2012 MCA&F Intelligence Awards Dinner

Friday, September 21, 2012 - 18:00 to 21:00

The Second Annual Intelligence Awards Dinner was hosted by the Marine Corps Association & Foundation in coordination with the HQMC Intelligence Directorate on Friday, 21 September 2012 at the Crystal Gateway Marriott hotel in Arlington, Virginia.  The dinner served as the opportunity to recognize the professional achievements of the top performing officer, SNCO, NCO, enlisted and Marine unit in the intelligence field during 2011 and involved the introduction of a new award – the Director of Intelligence Innovation Award. General James F. Amos, Commandant of the Marine Corps, performed guest speaker duties and participated onstage in the award presentations along with BGen Vincent Stewart, Marine Director of Intelligence.

General James F. Amos                       

The event started around 1800 with a no-host reception for the general public along with a VIP reception for the award recipients and their families. The dinner began with a musical serenade by The President’s Own Marine Band and a traditional presentation and retirement of the colors presented by a color guard detachment from Marine Barracks Washington, D.C.  MCA&F’s Quantico Area Representative, SgtMaj Kevin Bennett, USMC (Ret) presided over the initial ceremonial activities and then introduced MCA&F President and CEO, MajGen Edward Usher, USMC (Ret).           

Reception Pics

Band Serenade

Color Guard Ceremony

MajGen Usher welcomed the guests, acknowledged the evening’s sponsors and also acknowledged the family members of the evening’s namesake awards who were in attendance. He then invited the Chaplain of the Marine Corps, Rear Admiral Margaret Kibben, USN, onstage to deliver the invocation before the guests started dinner.                       

MajGen Ed Usher                                   

Chaplain Kibben

As the dessert course was being enjoyed, BGen Vincent Stewart, the Director of Intelligence for the Marine Corps took the stage to introduce the guest speaker.  During his welcoming remarks, he singled out LtGen George Flynn who was in attendance as being a particularly big fan and supporter of the Intel community and mentioned that he gets very emotional when talking about Intel folks – the men and women who toil continuously, locked away in back rooms where few see their tremendous work. He said he was incredibly proud of them and that they are a tremendously capable group of people.  After thanking the industry partners who sponsored the dinner, he introduced General James F. Amos, the guest speaker.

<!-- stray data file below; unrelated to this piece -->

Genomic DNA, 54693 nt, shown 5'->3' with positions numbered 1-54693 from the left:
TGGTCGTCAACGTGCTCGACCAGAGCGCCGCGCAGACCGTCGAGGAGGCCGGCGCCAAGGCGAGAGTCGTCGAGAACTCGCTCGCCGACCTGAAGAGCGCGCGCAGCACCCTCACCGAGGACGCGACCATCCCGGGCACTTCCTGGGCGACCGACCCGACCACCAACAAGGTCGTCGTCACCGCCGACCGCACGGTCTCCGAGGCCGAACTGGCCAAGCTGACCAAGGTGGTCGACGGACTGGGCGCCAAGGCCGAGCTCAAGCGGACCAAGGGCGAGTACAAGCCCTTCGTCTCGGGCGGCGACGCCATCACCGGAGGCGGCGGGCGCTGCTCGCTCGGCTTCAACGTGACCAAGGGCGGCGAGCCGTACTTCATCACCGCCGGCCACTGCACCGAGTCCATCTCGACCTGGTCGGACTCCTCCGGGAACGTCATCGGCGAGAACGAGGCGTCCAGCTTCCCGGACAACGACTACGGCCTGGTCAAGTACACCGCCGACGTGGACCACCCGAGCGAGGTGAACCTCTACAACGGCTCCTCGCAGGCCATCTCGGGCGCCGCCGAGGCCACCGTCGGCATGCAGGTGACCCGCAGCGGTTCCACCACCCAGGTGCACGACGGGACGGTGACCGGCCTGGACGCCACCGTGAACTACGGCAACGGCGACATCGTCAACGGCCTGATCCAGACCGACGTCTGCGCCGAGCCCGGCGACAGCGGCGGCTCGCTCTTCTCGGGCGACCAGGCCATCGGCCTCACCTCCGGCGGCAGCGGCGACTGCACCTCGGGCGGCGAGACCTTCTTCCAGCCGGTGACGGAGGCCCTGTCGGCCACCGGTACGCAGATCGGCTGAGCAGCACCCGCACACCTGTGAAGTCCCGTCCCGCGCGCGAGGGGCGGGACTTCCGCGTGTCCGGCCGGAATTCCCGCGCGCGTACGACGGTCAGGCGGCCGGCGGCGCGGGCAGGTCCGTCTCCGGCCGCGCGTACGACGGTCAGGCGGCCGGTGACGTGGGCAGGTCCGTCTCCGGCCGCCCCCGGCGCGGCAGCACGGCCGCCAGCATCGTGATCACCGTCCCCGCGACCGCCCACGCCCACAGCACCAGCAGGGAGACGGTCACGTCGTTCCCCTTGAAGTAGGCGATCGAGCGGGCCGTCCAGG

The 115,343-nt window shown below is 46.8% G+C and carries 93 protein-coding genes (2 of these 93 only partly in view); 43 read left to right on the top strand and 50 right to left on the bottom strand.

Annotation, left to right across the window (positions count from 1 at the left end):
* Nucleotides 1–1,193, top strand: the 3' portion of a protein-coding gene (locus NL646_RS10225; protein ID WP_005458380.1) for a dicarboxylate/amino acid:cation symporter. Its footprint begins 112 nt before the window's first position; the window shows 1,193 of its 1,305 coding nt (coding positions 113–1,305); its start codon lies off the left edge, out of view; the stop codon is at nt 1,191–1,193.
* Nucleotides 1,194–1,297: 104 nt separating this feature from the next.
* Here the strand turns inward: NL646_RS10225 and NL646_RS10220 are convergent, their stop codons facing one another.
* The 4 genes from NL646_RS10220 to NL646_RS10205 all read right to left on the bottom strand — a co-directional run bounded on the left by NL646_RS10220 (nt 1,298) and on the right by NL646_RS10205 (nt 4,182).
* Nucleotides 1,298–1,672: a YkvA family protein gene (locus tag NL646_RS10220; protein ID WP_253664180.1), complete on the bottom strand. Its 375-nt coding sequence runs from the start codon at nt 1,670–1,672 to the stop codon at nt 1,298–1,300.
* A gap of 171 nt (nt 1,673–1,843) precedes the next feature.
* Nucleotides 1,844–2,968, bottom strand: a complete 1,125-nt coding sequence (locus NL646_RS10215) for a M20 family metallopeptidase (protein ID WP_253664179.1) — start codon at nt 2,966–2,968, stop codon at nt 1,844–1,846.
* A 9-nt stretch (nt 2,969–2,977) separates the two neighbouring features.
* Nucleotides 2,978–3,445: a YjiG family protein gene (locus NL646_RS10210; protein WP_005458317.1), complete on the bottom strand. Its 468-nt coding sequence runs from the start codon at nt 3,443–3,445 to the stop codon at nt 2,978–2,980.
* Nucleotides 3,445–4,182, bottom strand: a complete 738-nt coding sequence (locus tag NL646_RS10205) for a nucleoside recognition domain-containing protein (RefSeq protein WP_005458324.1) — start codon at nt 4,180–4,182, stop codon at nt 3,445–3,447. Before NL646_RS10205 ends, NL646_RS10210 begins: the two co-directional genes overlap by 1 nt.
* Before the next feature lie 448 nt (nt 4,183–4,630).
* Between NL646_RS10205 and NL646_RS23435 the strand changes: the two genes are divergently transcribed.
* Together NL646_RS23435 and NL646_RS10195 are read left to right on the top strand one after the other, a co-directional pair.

BGen Vincent Stewart

General Amos took the stage and immediately apologized for having had to change the dinner date to a Friday night and that he was very mindful of the limited free time Marines had for their families.  He quipped that he was surprised to see the audience in attendance “did not have a life” which amused the dinner guests.

Remarking on people in the audience, he singled out MCA&F President, MajGen Edward Usher and Gen Joe Dunford as kindred spirits who had been with him to cross the border into Iraq during the war. He singled out MajGen Usher and SgtMaj Bennett and thanked MCA&F for their support and then joked that he wanted a discount on General officer uniforms at the Marine Shop.

Guest Speaker Presentation

Beginning his remarks, he joked that “he can’t talk about intel – because he would have to kill you” and then produced a very thick document that was his speech.  He said he was going to read every bit of it unless audience would applaud to signal him not to read it.  After thunderous applause he stated that his wife had applauded the loudest.